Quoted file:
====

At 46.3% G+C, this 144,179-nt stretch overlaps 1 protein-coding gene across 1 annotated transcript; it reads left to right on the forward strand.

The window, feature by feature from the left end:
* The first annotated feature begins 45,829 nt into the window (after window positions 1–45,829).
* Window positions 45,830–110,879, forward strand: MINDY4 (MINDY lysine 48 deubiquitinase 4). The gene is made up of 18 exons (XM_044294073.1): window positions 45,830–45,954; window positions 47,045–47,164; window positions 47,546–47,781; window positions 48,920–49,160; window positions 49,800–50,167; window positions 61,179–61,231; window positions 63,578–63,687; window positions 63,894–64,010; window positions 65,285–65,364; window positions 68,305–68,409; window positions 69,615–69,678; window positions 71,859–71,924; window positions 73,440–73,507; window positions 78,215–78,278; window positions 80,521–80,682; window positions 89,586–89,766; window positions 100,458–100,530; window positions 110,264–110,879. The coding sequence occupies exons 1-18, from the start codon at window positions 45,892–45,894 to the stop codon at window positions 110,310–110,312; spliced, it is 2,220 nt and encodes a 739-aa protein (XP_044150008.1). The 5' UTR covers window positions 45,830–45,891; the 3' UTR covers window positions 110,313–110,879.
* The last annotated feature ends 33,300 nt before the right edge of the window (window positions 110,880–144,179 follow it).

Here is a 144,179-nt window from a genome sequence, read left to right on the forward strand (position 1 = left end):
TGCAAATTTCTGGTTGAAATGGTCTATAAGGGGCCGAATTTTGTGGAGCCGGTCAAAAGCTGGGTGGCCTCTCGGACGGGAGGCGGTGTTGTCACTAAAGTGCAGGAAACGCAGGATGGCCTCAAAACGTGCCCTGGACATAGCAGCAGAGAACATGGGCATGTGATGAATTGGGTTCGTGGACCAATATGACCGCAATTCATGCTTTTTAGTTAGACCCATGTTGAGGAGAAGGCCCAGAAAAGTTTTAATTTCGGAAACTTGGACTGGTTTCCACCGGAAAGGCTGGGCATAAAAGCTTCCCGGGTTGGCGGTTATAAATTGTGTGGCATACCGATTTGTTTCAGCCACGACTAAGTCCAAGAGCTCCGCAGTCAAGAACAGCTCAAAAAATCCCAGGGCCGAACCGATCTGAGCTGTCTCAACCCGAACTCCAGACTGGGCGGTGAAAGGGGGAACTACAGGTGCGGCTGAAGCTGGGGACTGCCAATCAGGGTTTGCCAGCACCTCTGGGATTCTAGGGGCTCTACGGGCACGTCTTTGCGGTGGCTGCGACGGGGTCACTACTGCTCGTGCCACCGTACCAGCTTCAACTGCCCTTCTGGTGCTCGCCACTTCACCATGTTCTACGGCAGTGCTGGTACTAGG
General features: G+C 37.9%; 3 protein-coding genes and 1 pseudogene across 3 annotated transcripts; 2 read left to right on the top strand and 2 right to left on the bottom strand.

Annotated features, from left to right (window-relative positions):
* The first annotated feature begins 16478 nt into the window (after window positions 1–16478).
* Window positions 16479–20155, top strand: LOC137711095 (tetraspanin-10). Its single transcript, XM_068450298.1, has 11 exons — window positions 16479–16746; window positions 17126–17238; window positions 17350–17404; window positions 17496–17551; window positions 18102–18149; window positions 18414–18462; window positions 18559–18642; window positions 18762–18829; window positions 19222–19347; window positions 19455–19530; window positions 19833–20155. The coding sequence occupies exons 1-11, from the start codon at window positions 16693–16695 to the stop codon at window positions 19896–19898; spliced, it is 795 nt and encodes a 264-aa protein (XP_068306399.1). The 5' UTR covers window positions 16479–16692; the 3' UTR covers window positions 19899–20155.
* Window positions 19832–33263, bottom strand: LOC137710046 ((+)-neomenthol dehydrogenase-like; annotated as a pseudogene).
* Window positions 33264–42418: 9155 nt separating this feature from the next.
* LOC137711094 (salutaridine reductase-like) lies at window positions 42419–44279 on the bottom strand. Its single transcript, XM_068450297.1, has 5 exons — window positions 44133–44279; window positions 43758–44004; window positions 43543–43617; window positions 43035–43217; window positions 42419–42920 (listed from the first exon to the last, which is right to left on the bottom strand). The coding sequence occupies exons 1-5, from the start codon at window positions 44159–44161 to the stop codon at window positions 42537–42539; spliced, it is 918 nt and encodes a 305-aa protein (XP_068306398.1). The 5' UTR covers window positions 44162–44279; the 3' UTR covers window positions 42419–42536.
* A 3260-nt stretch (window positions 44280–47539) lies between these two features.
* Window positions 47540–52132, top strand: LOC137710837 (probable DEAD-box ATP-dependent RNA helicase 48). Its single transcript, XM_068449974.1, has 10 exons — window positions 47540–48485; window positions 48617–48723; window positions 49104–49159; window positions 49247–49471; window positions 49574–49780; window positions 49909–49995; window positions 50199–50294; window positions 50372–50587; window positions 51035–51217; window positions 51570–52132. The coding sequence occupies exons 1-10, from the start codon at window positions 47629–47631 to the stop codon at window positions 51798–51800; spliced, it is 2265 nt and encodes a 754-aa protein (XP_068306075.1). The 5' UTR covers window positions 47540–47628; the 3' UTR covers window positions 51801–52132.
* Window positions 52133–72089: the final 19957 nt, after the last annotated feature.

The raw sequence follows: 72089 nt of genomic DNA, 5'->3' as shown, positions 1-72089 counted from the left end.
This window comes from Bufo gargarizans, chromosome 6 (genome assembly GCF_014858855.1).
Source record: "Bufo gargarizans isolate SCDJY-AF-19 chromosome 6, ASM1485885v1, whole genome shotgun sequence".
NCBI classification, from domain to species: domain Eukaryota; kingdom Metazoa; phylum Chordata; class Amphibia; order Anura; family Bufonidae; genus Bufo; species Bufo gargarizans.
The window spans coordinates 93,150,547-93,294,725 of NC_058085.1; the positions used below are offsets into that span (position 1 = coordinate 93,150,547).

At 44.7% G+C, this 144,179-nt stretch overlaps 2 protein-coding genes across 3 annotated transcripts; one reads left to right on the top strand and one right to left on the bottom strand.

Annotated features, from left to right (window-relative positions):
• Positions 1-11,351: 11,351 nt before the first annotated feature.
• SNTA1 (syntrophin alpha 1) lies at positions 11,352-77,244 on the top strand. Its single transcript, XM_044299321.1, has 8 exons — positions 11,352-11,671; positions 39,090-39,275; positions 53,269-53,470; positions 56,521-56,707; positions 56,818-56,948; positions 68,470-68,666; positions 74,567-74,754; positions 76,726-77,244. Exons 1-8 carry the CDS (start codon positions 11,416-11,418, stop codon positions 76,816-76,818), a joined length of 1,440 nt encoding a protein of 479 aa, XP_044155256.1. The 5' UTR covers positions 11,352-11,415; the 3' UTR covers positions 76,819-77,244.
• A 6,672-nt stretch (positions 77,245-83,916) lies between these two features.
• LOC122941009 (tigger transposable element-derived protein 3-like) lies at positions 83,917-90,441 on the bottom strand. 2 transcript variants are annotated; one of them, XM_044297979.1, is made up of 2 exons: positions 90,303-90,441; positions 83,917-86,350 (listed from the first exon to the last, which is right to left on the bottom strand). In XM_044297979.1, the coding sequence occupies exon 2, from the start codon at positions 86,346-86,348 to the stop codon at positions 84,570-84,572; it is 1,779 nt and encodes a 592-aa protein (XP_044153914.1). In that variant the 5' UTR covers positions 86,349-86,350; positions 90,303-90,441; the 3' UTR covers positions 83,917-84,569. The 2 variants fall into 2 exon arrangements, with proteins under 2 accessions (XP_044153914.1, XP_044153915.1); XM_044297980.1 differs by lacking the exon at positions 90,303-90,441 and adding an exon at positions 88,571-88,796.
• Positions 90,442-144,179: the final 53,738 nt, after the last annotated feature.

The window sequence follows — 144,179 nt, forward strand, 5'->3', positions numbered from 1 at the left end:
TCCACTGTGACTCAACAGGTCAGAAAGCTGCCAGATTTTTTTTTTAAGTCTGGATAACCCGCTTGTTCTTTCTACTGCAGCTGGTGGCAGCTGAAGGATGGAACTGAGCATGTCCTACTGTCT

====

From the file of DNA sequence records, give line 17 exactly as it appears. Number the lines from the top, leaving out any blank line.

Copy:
* Window positions 52133–72089: the final 19957 nt, after the last annotated feature.